Square Turning - Page 2
Once the glue is dried undo the clamps, and put them away. You now should have your completed block, with glue only in between the joint and on the sides of the waste block. If there is some dryed glue on the turning block, scrape it off with a chisel, running the chisels flat bottom, bevel up, along the sides.
(See sidebars on edge scribe and faceplate center finder)
Now to find the center of the workpiece. Lay the block on a table with the backing board facing up. Mark all four sides with an edge scribe, letting the edge ride against the work piece, not the waste block. You will have four lines that form a box in the middle. The reason we didn’t draw diagonal lines from each corner is you block may not be truly square. It may be more parallelogram shaped or even a little trapezoidal, but this way we find the center in relation to the sides. Now take a little punch and put an indent in the middle of the box drawn in the center.
Position your faceplate center finder in the faceplate and lower it down into the indent to line up the faceplate with the center of the turning block. Hold down the faceplate and center finder and affix the faceplate to the waste block with good size (#12) wood screws. Your faceplate usually will take at least 3 or 4 screws. Don’t scrimp, we don’t want it flying off later.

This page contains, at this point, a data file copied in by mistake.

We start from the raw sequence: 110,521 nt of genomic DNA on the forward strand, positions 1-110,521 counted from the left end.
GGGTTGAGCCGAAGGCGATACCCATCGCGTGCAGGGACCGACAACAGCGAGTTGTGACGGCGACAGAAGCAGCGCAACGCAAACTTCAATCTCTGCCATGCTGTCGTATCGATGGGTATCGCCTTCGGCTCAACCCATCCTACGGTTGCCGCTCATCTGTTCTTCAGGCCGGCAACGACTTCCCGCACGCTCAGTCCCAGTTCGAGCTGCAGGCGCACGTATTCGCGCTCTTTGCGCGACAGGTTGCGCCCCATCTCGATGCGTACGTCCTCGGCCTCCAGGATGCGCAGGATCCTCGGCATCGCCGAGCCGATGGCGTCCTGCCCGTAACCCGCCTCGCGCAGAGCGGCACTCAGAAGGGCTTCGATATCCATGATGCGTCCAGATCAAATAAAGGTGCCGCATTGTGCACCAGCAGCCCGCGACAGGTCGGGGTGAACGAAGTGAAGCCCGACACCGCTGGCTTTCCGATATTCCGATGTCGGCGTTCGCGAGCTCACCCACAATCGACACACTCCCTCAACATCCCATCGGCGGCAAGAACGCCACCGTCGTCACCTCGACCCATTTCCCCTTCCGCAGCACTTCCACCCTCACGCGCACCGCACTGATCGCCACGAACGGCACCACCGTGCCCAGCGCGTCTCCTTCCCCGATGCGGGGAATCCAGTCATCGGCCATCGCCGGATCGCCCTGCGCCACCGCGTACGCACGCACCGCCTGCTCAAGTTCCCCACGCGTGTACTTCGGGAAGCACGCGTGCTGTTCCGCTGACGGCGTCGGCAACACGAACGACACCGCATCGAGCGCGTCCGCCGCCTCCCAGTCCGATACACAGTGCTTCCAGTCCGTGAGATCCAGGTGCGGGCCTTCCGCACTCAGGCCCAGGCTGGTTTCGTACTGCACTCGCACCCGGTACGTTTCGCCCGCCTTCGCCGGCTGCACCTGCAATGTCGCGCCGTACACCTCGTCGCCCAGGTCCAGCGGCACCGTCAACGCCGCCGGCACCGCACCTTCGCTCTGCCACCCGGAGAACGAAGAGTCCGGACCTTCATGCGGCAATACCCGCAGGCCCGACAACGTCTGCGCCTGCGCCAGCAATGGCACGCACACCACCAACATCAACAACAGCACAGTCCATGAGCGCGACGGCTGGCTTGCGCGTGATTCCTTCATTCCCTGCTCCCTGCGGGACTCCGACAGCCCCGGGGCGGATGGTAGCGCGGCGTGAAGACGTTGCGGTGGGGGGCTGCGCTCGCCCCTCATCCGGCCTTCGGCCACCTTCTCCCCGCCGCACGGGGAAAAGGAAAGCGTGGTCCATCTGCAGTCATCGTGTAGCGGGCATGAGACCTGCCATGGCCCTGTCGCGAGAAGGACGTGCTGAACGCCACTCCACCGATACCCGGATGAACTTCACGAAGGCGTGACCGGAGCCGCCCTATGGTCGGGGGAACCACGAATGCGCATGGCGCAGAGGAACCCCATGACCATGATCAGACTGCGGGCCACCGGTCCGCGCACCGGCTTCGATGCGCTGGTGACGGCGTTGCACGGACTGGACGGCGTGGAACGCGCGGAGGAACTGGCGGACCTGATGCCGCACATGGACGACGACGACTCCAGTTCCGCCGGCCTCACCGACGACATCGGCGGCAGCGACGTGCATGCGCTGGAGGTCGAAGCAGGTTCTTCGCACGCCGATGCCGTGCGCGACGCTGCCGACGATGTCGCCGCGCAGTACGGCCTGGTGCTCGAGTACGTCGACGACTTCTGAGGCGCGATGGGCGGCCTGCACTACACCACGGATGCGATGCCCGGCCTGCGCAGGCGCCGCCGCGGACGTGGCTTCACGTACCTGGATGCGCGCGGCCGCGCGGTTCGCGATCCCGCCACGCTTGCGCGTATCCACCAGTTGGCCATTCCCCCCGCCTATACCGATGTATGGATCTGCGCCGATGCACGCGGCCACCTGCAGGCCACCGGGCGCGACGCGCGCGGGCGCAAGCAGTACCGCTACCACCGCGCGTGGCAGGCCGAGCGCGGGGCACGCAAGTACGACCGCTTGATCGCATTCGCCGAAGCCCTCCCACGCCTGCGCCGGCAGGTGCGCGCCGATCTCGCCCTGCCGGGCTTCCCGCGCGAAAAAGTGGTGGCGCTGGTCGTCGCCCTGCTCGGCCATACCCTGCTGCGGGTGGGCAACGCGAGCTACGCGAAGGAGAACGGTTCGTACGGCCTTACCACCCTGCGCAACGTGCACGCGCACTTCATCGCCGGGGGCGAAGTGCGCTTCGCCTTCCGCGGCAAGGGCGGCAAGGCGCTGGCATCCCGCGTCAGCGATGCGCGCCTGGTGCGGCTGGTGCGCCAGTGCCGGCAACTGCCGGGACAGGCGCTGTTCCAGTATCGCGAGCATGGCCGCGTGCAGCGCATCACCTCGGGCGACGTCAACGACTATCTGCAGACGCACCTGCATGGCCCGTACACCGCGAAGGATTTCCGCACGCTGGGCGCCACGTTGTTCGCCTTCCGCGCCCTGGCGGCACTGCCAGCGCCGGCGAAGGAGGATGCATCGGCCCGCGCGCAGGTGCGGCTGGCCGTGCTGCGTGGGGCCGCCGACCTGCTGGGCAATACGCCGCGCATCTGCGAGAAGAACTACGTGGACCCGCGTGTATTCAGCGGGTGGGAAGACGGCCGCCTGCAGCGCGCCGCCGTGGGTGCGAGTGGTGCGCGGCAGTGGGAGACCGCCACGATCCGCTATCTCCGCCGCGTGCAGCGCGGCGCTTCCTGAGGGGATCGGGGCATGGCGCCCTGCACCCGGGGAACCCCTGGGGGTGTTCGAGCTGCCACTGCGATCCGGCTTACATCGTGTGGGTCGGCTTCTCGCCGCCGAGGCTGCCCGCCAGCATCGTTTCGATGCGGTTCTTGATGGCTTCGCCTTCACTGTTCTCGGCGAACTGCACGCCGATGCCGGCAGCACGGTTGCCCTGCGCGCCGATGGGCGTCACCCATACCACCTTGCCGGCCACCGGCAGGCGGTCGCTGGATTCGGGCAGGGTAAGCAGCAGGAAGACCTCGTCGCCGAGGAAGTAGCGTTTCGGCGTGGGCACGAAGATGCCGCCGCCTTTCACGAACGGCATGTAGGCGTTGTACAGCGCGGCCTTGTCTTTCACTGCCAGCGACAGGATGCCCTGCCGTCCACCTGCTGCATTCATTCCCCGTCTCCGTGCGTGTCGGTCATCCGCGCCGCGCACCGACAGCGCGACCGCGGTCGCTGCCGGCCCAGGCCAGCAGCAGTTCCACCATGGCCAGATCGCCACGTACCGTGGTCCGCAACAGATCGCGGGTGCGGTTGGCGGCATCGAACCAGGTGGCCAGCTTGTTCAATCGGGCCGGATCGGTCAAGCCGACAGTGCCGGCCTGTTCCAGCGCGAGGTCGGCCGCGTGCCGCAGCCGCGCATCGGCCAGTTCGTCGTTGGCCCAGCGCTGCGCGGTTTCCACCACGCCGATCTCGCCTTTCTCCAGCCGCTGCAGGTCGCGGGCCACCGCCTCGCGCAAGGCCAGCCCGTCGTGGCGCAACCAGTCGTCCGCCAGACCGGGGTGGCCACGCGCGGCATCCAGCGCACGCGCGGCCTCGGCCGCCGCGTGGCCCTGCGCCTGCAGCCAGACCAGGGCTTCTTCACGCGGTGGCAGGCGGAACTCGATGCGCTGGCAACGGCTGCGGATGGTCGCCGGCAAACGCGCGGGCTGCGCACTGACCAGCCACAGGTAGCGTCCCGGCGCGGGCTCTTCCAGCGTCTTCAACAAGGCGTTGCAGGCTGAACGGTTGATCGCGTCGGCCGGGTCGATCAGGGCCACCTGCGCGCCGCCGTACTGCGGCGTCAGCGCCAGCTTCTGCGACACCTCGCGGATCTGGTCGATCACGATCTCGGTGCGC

Remove the center finder and screw the block and faceplate onto the lathe now. With the lathe power off snug up the tail stock and spin the block with your hand to create an impression in the center of the block. Using a compass, draw a dark circle all the way around the edges, making sure not to go off the side. We want a good, dark circle so when the lathe is powered up and the wood is spinning, we can tell where the edges and corners are.
Most all the cutting will be with a fingernail ground gouge, at least a ½" flute and a loner handle sized comfortably for your proportions. You will always work the gouge from center out. If you work from the outside in, you risk hitting the flying corners with the gouge tip and either damaging the edges, or violently knocking the gouge against the tool rest. Your hand should be positioned stationary the edge against the tool rest with your fingers pushing the tool down against the rest. Your other hand is at the rear of the tool handle. Your rear hand will be used to twist the handle to expose more tool surface to the wood thus adjusting the amount of cutting action. It will also be used to vary the angle of the cutting area in relation to the wood. The handle will rest against the side of your body, which will assist in dampening the vibration. By moving you rear hand and hip away from your the wood, you are varying one of the cutting variables.